Alaska Senate GOP Primary: 10 Questions for Mead Treadwell

Photo/Becky Bohrer/AP

Alaska Lt. Gov. Mead Treadwell wants to unseat Alaska's Democratic Sen. Mark Begich in November.

But first, he needs to survive a tough GOP primary.

Treadwell, a figure in Alaskan politics for nearly 40 years, faces Dan Sullivan, a Marine and former Bush administration official, and Joe Miller, a Sarah Palin-supported tea party candidate who challenged Republican Sen. Lisa Murkowski in 2010.

The three-way race for the GOP nomination is not only the most expensive in Alaska's history -it's also considered to be one of the most negative, as the Republicans have attacked each other as well as the incumbent.

Democrats and Treadwell have attacked Sullivan, considered to be the Republican frontrunner, for lacking roots in Alaska. Critics say he's a carpetbagger, having moved to Alaska in 1997 and spending many years in Washington working for the Bush administration. Sullivan has responded by highlighting his wife's Alaska native background.

While Treadwell, 58, has been outspent by Sullivan and his supporters in the national GOP establishment, he remains optimistic heading into into the final stretch of a race still considered competitive.

Treadwell spoke with ABC News ahead of casting his own primary vote about Republican infighting, personal ties to Alaska and what it means to be endorsed by an astronaut. The following is a Q&A, edited for brevity.

How are you feeling about your chances on Election Day?

We can win this! Polls show us neck-and-neck with Mr. Sullivan, the favored candidate of the outside money interests. I want to be the favored candidate of Alaskans.

Did you expect the race to be this expensive?

I didn't expect the arrogance of certain national Republican Party folks to pick our candidate. I'd wish they'd save their resources for the fall. To have outsiders tell us who our senator should be doesn't go well here.

You've received money from out-of-state as well.

I certainly have, but 60 percent of our funding for what is a normal-sized Alaska campaign has come from inside Alaska. Over 90 percent of my opponent's funding has come from outside Alaska.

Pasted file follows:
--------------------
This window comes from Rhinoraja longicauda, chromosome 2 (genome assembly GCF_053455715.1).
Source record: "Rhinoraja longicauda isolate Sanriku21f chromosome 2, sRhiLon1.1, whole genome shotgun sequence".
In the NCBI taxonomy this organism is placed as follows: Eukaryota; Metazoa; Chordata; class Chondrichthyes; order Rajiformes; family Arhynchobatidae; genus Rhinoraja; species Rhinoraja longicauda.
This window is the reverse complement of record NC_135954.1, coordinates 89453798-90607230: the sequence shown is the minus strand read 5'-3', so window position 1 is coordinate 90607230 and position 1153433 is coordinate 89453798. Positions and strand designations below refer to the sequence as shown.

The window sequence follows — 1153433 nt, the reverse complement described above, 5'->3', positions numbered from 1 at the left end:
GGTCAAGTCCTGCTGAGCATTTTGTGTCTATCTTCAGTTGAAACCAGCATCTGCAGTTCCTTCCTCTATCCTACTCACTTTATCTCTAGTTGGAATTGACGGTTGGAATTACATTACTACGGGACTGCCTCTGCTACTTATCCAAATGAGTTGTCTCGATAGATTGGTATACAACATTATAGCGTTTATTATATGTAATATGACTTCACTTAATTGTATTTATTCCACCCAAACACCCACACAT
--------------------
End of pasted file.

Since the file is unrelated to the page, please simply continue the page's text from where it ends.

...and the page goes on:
I just called my mom and said, 'You know Dan's parents just sent him $300,000.' My mom said, 'Well I'm on Social Security son, I can't really help you.'

But the kind of money we've raised has been sufficient to get our word out. One million dollars in Alaska is sufficient to run a statewide race and we've done that very well.

[Treadwell had $1.2 million in the bank compared to Sullivan's $4 million in late July, according to campaign filings.]

What about the negativity of the race?

I think Alaskans see through that, and we have worked very hard to contrast our record,which is not just time in the state, but making progress on things that have helped build this state.

Why does residency matter in this race?

For a lot Alaskans that's important because you're not just shoveling snow. It's important because to represent Alaska you need to know Alaska. That's a vulnerability the Sullivan campaign has addressed multiple times.

And the fact that they were doing "I'm not a carpetbagger" ads through late July, the fact that ads I saw this morning say his roots in Alaska go back 20 years, obviously that's a sensitive point with them.

You have been in Alaska for 40 years, but you were born in Connecticut.

I got here as fast as I could and I've never left. I don't think anybody could say I haven't worked on Alaska's issues.

I got elected lieutenant governor by the largest margin in state history. I'll put my record against Sullivan's any day.

Republicans have accused Democrats of 'meddling' in the primary with negative advertisements against Sullivan. Could they help deliver you the nomination?

Dan's response is to say the Democrats are trying to pick a candidate. I think they've helped him pass his name recognition issue, so that helped him a lot.

What they've spent is proportional to what Sullivan has brought in. He invited the snowball fight, that kind of money was not necessary in the primary.

Can the GOP recover and close ranks in the general election?

In six years, Mark Begich has voted with Obama 96 percent of the time. He has voted and put in legislation taking away power from the young state of Alaska and turned it over to the bureaucracy in Washington. He's done that with Obamacare, he's done that with the EPA.

All three Republican candidates are better than Mark Begich. I will support the Republican nominee.

You received an endorsement from astronaut Buzz Aldrin yesterday. You don't see that very often.

I've known Buzz. He's been a regular visitor to Alaska, and we've spent time on fishing boats together. When my wife died of cancer, he came up on his own to raise money to send 10,000 kids to a science center, so I was honored to have his endorsement, since he does not usually make them.

Buzz Aldrin wants us to go to Mars. Will you support that if elected to the Senate? What will you do for NASA?

I've always been impressed how Buzz has never rested on his laurels, and how he's always pushed for further travels. But I haven't taken a position on that. I believe that we are a space-faring nation, and a space-faring species.

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